York has been named as one of 10 global cities shortlisted for the $9-million ‘Toyota Mobility Foundation Sustainable Cities Challenge’.
- The Challenge aims to help cities improve access to opportunities, apply data-driven approaches for more resilient transport systems, and reduce carbon.
- Over 150 cities from 46 countries around the world entered the Challenge.
- The shortlist also includes cities in Brazil, Colombia, India, Italy, Malaysia, Mexico, and the United States.
York has been announced as one of only 10 cities on the shortlist for the $9-million Toyota Mobility Foundation Sustainable Cities Challenge, one of only two in Europe and the only UK city.
The Toyota Mobility Foundation, in partnership with Challenge Works and World Resources Institute, launched the Challenge in June 2023. The global mobility challenge helps cities prepare for the future and will support innovation with the potential to transform the lives of millions of people around the world.
York wants to find new innovative solutions to turn its existing fragmented ‘fleets’ of public transportation, shared transportation, and private vehicles into a more cohesive virtual fleet to enable better urban management of total vehicle movements for people and goods.
Transport is almost a third of York’s total emissions, negatively impacting health, well-being, and the city’s architectural heritage. A 2030 Net Zero target recognises the need to cut vehicle miles by 20% and to shrink the impact of each journey is critical. York’s Challenge would seek to empower sustainable mode choices while increasing the affordability of passenger and goods movements.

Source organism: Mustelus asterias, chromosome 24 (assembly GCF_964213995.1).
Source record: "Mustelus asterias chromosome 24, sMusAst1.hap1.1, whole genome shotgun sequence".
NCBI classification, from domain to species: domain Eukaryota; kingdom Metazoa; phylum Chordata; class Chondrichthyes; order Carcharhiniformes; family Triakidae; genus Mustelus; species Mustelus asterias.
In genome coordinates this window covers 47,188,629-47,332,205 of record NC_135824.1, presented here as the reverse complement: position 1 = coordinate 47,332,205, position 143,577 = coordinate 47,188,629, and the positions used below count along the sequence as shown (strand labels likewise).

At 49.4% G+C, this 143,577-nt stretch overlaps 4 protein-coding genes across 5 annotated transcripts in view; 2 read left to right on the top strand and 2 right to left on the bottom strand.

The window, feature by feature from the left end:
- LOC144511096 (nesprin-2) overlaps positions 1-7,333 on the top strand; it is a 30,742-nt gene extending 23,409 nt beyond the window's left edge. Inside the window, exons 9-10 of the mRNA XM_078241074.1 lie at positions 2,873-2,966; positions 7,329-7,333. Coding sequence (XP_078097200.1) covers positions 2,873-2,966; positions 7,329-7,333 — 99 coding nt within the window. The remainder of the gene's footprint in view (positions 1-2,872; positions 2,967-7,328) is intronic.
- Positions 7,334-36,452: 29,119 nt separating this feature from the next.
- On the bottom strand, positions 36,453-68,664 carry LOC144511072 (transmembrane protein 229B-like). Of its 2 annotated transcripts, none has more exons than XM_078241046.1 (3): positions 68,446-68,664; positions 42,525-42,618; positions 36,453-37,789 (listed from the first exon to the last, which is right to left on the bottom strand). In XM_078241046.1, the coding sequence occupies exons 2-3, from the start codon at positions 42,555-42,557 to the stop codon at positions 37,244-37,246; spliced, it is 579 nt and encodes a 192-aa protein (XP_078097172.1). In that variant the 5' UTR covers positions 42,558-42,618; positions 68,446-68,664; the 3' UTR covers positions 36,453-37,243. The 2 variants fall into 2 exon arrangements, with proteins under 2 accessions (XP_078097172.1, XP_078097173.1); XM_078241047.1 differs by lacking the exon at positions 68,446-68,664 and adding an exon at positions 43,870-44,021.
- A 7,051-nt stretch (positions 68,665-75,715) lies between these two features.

While the current focus for York’s entry is cohesive virtual fleets if they’re successful, the city team will explore this issue and other mobility issues with local stakeholders to identify how they can best support mobility systems. Open innovation Challenges often develop and evolve throughout the process as the city’s specific needs are understood more closely.
Councillor Pete Kilbane, City of York Council’s Deputy Leader and Executive Member for Economy & Transport, said:
“Our Council Plan, ‘One City for all’ makes very clear that our focus on our core commitments – creating equal opportunity, finding innovative ways to make the city more affordable, tackling climate change, and improving health and wellbeing – means preparing for the future, adapting our city to extreme climate events and enhancing our environment for future generations as well as delivering sustainable, accessible transport for all.